Finding a Thesis Supervisor

Finding a thesis advisor that is a good match in terms of interests, style, and temperament should be the student's top priority from the moment of arrival, if not earlier. As a result of the popularity of InfoSys among students, there are many more graduate students in InfoSys than can be supervised by the InfoSys Faculty alone. However, there are many faculty and staff whose primary affiliation is an area other than InfoSys, but who have InfoSys oriented research projects and supervise InfoSys graduate students. So, while the opportunities are plentiful, the process of identifying and picking one is less straightforward than in other areas.

Students supported by a research assistantship (RA) have already achieved this goal. Such students should register for 24 units of 6.991 (Research in EECS) or 6.ThG (graduate thesis research), plus at most two 12-unit subjects. (Note that in terms of strategy it is perfectly acceptable to register for more subjects initially, and then to drop all but one or two after sampling the first few weeks of lectures; in general, it is very easy to add and drop subjects at MIT.)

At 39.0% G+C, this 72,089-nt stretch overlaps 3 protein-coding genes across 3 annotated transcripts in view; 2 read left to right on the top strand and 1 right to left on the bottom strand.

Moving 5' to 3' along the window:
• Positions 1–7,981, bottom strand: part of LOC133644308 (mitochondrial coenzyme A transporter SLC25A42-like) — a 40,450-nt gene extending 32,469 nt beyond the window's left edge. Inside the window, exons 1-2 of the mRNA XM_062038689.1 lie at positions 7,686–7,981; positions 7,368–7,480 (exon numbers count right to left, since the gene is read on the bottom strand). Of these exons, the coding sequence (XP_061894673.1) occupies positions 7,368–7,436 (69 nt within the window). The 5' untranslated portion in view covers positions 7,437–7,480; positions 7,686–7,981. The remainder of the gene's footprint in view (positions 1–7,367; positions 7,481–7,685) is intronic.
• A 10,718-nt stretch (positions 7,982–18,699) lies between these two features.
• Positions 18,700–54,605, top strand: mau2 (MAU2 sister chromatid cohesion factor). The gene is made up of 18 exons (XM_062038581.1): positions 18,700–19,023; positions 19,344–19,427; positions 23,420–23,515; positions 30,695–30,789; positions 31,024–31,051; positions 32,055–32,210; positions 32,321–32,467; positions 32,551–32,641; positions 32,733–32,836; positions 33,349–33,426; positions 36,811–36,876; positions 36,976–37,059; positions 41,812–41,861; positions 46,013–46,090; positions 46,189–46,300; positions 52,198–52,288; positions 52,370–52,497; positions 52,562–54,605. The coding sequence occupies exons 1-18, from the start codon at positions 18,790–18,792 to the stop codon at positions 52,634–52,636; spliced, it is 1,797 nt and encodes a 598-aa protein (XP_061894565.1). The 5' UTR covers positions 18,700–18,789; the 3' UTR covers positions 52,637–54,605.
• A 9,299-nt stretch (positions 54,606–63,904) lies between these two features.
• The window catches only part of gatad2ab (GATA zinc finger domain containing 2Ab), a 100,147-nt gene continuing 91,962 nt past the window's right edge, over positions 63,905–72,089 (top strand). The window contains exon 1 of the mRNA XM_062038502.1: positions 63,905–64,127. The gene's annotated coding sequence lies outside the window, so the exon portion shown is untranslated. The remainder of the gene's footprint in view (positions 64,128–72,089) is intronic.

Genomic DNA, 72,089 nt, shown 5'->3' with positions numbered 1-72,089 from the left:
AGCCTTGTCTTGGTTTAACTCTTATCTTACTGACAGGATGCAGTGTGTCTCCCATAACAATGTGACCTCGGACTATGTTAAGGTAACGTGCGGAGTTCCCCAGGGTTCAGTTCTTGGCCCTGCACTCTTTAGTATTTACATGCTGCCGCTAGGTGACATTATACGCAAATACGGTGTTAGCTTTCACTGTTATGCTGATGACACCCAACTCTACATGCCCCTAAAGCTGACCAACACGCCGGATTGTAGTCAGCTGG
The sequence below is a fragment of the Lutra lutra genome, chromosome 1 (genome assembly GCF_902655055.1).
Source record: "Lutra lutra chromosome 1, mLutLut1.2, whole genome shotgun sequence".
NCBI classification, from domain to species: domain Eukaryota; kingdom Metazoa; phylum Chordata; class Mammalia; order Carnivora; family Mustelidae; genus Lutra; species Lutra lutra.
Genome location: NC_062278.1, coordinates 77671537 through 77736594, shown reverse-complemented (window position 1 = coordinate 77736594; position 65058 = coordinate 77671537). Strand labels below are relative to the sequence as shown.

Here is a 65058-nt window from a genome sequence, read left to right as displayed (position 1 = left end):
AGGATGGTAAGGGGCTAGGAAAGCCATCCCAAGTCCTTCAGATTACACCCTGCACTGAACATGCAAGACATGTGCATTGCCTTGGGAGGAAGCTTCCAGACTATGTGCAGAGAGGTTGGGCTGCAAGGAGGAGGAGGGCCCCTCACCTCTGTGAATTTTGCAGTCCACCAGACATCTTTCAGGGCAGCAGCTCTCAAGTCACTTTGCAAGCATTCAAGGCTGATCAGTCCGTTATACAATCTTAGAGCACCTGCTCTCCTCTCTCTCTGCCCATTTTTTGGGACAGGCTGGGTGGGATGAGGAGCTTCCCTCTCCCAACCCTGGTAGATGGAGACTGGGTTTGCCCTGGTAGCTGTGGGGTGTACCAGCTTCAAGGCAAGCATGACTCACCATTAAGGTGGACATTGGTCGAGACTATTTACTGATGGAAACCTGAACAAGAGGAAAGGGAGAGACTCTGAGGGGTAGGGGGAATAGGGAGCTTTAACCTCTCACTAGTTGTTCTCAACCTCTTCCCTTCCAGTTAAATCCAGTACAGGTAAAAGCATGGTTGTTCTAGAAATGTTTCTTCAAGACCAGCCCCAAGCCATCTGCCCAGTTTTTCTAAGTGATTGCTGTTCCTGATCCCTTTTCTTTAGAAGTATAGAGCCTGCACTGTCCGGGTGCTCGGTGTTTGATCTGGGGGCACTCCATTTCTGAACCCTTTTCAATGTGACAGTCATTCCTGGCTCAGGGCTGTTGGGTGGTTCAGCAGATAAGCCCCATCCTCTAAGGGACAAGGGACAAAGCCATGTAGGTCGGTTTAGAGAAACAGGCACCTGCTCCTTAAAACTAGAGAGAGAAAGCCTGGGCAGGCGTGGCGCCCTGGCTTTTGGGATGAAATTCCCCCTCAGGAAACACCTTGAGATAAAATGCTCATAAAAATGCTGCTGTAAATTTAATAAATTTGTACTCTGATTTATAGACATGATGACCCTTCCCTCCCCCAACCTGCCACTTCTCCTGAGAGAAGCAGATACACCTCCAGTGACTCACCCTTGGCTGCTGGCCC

Students supported by a teaching assistantship (TA) or a fellowship (or other support) should start immediately to try to find a thesis advisor. Such students should register for 6.961, a 12-unit subject that introduces the student to graduate research in the department. The first phase of this subject involves finding a research supervisor for the term with an interesting introductory research project. Note that while most 6.961 projects evolve into masters theses, the masters thesis can ultimately go in a different direction and even involve a different research supervisor, depending on opportunities. TA’s also typically register for 24 units of 6.981 (Teaching in EECS), leaving them room for one additional 12-unit subject. Students with fellowship support usually have room for two such subjects.

Finally, some hints: